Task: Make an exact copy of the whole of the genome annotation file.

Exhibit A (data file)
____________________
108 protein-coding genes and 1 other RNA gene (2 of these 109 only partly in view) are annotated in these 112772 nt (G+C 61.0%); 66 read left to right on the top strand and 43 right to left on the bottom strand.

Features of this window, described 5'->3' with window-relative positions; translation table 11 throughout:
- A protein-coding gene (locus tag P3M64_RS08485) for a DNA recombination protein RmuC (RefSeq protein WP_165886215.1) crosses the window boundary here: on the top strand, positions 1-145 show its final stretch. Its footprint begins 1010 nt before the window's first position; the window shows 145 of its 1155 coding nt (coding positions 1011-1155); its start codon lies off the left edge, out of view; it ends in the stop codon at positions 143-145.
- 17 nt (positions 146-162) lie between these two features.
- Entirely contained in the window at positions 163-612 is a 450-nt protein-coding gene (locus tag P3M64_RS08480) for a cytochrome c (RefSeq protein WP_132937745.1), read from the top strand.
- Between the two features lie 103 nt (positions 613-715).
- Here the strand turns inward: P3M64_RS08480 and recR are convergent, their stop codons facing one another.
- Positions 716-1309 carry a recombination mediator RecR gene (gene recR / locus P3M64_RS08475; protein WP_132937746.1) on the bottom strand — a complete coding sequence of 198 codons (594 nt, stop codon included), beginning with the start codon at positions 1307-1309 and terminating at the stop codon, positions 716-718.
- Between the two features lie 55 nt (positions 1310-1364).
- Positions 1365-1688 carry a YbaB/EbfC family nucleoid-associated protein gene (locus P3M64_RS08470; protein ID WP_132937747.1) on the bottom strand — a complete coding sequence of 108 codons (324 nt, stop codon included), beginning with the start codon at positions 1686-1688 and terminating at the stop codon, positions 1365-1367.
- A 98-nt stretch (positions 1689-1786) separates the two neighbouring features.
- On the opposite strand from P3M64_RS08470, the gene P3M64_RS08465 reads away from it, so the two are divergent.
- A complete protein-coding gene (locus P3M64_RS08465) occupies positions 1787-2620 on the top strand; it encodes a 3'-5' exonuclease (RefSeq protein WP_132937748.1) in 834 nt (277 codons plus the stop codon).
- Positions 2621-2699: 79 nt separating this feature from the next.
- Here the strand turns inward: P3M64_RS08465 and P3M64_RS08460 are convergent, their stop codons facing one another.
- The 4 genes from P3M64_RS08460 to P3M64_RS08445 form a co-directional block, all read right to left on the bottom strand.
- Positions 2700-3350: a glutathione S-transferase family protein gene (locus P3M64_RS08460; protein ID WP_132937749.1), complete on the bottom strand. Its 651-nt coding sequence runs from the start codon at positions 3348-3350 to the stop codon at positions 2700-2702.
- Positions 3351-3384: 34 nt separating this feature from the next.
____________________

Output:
108 protein-coding genes and 1 other RNA gene (2 of these 109 only partly in view) are annotated in these 112772 nt (G+C 61.0%); 66 read left to right on the top strand and 43 right to left on the bottom strand.

Features of this window, described 5'->3' with window-relative positions; translation table 11 throughout:
- A protein-coding gene (locus tag P3M64_RS08485) for a DNA recombination protein RmuC (RefSeq protein WP_165886215.1) crosses the window boundary here: on the top strand, positions 1-145 show its final stretch. Its footprint begins 1010 nt before the window's first position; the window shows 145 of its 1155 coding nt (coding positions 1011-1155); its start codon lies off the left edge, out of view; it ends in the stop codon at positions 143-145.
- 17 nt (positions 146-162) lie between these two features.
- Entirely contained in the window at positions 163-612 is a 450-nt protein-coding gene (locus tag P3M64_RS08480) for a cytochrome c (RefSeq protein WP_132937745.1), read from the top strand.
- Between the two features lie 103 nt (positions 613-715).
- Here the strand turns inward: P3M64_RS08480 and recR are convergent, their stop codons facing one another.
- Positions 716-1309 carry a recombination mediator RecR gene (gene recR / locus P3M64_RS08475; protein WP_132937746.1) on the bottom strand — a complete coding sequence of 198 codons (594 nt, stop codon included), beginning with the start codon at positions 1307-1309 and terminating at the stop codon, positions 716-718.
- Between the two features lie 55 nt (positions 1310-1364).
- Positions 1365-1688 carry a YbaB/EbfC family nucleoid-associated protein gene (locus P3M64_RS08470; protein ID WP_132937747.1) on the bottom strand — a complete coding sequence of 108 codons (324 nt, stop codon included), beginning with the start codon at positions 1686-1688 and terminating at the stop codon, positions 1365-1367.
- A 98-nt stretch (positions 1689-1786) separates the two neighbouring features.
- On the opposite strand from P3M64_RS08470, the gene P3M64_RS08465 reads away from it, so the two are divergent.
- A complete protein-coding gene (locus P3M64_RS08465) occupies positions 1787-2620 on the top strand; it encodes a 3'-5' exonuclease (RefSeq protein WP_132937748.1) in 834 nt (277 codons plus the stop codon).
- Positions 2621-2699: 79 nt separating this feature from the next.
- Here the strand turns inward: P3M64_RS08465 and P3M64_RS08460 are convergent, their stop codons facing one another.
- The 4 genes from P3M64_RS08460 to P3M64_RS08445 form a co-directional block, all read right to left on the bottom strand.
- Positions 2700-3350: a glutathione S-transferase family protein gene (locus P3M64_RS08460; protein ID WP_132937749.1), complete on the bottom strand. Its 651-nt coding sequence runs from the start codon at positions 3348-3350 to the stop codon at positions 2700-2702.
- Positions 3351-3384: 34 nt separating this feature from the next.